1. Cerebral blood flow and metabolism were measured in 16 patients with pernicious anemia. Seven of the patients were restudied in various stages of therapy.
2. The patients fell into two equal groups, those with severe anemia and those with moderate or no anemia. In the first group, cerebral blood flow was increased and cerebral vascular resistance decreased; in the second group, cerebal blood flow was decreased and vascular resistance increased. In both groups, cerebral oxygen and glucose consumption was decreased, as was cerebral venous oxygen tension .
3. There was a good correlation between the mental status defects and cerebral oxygen consumption and between severity of neurologic involvement and cerebral oxygen consumption. There was no correlation between cerebro-vascular resistance and cerebral oxygen consumption, nor between degree of anemia and cerebral oxygen consumption.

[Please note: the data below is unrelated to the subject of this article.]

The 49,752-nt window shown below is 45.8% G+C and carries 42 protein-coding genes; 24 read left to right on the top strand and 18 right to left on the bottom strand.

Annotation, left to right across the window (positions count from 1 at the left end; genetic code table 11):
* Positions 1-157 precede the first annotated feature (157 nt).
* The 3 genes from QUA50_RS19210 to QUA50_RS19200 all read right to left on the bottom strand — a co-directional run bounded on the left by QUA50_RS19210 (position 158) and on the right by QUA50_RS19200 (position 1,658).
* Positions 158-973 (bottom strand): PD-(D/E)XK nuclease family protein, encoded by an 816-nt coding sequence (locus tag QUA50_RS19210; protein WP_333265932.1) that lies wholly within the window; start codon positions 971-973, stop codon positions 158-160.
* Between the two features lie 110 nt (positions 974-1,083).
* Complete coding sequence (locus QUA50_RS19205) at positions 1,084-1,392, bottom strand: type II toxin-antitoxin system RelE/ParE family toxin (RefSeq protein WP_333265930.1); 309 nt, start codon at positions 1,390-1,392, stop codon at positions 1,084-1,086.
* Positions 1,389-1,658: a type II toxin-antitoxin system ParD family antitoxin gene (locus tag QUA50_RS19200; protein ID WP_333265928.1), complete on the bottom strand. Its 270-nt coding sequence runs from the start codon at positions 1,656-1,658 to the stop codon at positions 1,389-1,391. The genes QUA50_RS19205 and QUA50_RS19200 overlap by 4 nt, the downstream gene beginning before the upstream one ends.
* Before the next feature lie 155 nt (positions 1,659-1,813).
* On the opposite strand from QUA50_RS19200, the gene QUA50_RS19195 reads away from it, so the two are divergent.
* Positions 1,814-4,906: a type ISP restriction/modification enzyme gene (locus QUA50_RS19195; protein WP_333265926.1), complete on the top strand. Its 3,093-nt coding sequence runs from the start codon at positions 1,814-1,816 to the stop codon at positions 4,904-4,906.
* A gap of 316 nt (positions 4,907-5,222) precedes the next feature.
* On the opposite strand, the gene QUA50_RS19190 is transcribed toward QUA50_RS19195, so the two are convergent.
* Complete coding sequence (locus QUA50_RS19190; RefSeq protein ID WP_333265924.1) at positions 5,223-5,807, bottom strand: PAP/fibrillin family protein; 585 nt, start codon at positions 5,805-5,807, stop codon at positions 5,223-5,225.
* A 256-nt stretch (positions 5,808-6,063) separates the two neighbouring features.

4. Specific therapy resulted in a moderate increase in cerebral oxygen consumption and cerebro-vascular resistance. In no instance did cerebral oxygen consumption become normal.
5. The disparity between the functional ability of the patients and the low values for cerebral metabolism is discussed.
6. It is concluded that pernicious anemia results in specific nervous system involvement not related to the anemia, and that this damage is at least partially irreversible in many patients.